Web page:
Friday, 20 September 2013

Complexity: The Fifth Dimension





When complexity is defined as a function of structure, entropy and granularity, examining its dynamics reveals its fantastic depth and phenomenal properties. The process of complexity computation materializes in a particular mapping of a state vector onto a scalar. What is surprising is how a simple process can enshroud such an astonishingly rich spectrum of features and characteristics. Complexity does not possess the properties of an energy and yet it expresses the "life potential" of a system in terms of the modes of behaviour it can deploy. In a sense, complexity, the way we measure it, reflects the amount of fitness of an autonomous dynamical system that operates in a given Fitness Landscape. This statement by no means implies that higher complexity leads to higher fitness. In fact, our research shows the existence of an upper bound on the complexity a given system may attain. We call this limit critical complexity. We know that in proximity of this limit, the system in question becomes delicate and fragile and operation close to this limit is dangerous. There surely exists a "good value" of complexity - which corresponds to a fraction, ß, of the upper limit - that maximizes fitness:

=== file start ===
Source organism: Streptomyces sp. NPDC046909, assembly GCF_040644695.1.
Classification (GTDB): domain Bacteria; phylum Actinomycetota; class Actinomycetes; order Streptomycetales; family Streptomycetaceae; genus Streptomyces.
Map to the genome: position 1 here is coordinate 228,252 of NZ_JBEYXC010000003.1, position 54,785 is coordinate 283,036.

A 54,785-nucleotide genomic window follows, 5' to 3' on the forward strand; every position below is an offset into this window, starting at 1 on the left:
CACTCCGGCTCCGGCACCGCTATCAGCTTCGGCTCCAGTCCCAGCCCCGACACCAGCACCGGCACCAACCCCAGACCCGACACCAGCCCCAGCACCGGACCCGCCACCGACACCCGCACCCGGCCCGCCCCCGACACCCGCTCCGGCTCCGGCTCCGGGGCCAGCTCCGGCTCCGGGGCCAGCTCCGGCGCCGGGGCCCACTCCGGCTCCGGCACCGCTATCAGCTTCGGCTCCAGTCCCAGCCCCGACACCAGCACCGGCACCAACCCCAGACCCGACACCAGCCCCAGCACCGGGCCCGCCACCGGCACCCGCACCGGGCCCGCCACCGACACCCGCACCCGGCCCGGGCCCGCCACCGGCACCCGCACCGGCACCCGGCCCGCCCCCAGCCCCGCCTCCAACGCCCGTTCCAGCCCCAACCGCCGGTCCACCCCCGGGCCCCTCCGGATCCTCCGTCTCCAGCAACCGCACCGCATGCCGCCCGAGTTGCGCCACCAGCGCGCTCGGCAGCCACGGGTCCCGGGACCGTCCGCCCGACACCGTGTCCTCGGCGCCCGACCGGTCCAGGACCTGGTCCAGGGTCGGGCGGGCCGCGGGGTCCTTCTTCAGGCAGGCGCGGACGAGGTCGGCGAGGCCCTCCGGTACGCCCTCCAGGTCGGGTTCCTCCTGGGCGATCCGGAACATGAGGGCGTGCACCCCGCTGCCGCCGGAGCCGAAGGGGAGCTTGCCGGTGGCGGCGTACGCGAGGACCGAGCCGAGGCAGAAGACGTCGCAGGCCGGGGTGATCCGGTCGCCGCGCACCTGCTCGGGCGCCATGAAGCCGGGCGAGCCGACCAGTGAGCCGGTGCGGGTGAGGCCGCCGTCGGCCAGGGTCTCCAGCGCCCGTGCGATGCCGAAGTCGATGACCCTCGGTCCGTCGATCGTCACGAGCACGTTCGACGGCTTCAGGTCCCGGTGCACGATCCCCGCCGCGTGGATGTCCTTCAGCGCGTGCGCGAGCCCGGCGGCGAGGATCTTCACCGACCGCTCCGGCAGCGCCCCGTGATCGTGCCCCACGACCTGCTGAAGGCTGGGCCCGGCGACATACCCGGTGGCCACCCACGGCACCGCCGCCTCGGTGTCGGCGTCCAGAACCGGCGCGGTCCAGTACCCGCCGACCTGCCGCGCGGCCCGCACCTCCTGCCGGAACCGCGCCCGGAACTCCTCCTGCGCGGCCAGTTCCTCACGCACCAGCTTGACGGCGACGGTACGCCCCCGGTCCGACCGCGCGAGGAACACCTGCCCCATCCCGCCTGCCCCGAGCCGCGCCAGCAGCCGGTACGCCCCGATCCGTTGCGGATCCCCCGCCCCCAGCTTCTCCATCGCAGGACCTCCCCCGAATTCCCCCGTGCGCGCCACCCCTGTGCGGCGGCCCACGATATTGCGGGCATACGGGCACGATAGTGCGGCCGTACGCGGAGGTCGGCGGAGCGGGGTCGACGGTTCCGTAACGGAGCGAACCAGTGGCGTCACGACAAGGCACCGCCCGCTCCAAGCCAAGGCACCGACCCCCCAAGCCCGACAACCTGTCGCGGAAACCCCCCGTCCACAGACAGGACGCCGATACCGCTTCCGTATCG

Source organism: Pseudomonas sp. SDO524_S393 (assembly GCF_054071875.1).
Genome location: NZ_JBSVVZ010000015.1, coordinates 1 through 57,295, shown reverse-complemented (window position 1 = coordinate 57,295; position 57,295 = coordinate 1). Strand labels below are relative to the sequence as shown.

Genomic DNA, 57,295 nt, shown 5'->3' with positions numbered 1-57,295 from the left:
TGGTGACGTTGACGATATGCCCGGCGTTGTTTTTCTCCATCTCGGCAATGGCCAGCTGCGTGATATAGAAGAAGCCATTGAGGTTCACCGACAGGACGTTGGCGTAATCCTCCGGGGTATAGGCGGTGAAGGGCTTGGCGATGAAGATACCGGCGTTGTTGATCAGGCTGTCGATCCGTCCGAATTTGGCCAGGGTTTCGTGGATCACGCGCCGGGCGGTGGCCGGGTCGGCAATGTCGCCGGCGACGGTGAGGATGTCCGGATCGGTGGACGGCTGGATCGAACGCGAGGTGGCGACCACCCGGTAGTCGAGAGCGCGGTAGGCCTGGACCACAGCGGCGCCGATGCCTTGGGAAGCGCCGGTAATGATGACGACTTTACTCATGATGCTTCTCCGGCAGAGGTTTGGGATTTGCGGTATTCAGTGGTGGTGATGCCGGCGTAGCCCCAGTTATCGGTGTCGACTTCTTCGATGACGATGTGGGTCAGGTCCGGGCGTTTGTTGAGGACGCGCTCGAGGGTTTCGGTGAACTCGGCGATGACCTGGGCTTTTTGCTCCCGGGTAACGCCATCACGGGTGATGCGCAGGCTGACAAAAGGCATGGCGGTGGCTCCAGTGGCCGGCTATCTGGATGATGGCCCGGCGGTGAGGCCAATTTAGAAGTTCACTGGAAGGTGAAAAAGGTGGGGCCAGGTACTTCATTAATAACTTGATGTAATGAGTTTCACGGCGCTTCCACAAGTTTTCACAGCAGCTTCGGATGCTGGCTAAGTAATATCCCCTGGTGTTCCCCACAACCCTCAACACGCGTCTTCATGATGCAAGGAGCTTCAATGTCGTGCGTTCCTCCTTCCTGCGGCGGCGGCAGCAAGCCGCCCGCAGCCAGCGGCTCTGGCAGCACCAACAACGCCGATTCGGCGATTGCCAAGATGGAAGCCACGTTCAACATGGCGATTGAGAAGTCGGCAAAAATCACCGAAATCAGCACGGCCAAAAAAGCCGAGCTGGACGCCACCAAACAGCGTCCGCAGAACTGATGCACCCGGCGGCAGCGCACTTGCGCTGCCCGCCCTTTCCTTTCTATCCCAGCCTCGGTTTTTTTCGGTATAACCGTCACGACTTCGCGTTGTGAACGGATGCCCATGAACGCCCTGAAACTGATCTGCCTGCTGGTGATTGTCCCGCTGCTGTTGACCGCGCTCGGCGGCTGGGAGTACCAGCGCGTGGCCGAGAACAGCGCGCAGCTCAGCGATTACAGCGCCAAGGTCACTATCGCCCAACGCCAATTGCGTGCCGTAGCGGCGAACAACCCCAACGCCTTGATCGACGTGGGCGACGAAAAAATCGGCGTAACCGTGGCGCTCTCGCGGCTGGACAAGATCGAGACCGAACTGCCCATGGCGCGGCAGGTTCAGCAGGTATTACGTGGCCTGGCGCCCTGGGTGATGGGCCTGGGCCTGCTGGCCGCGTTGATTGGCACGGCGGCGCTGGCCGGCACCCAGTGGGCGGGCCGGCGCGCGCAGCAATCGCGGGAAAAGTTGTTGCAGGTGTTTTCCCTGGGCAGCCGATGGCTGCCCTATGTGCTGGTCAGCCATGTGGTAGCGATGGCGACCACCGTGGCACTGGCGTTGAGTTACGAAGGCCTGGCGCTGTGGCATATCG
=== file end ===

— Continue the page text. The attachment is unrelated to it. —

Cmax fitness = ß Ccritical

We don't know what the value of ß is for a given system and we are not sure on how it may be computed. However, we think that the fittest systems are able to operate around a good value of ß. Fit systems can potentially deploy a sufficient  variety of modes of behaviour so as to respond better to a non-stationary environment (ecosystem). The dimension of the modal space of a system ultimately equates to its degree of adaptability. Close to critical complexity the number of modes, as we observe, increases rapidly but, at the same time, the probability of spontaneous (and unwanted) mode transitions also increases quickly. This means the system can suddenly undertake unexpected and potentially self-compromising actions (just like adolescent humans).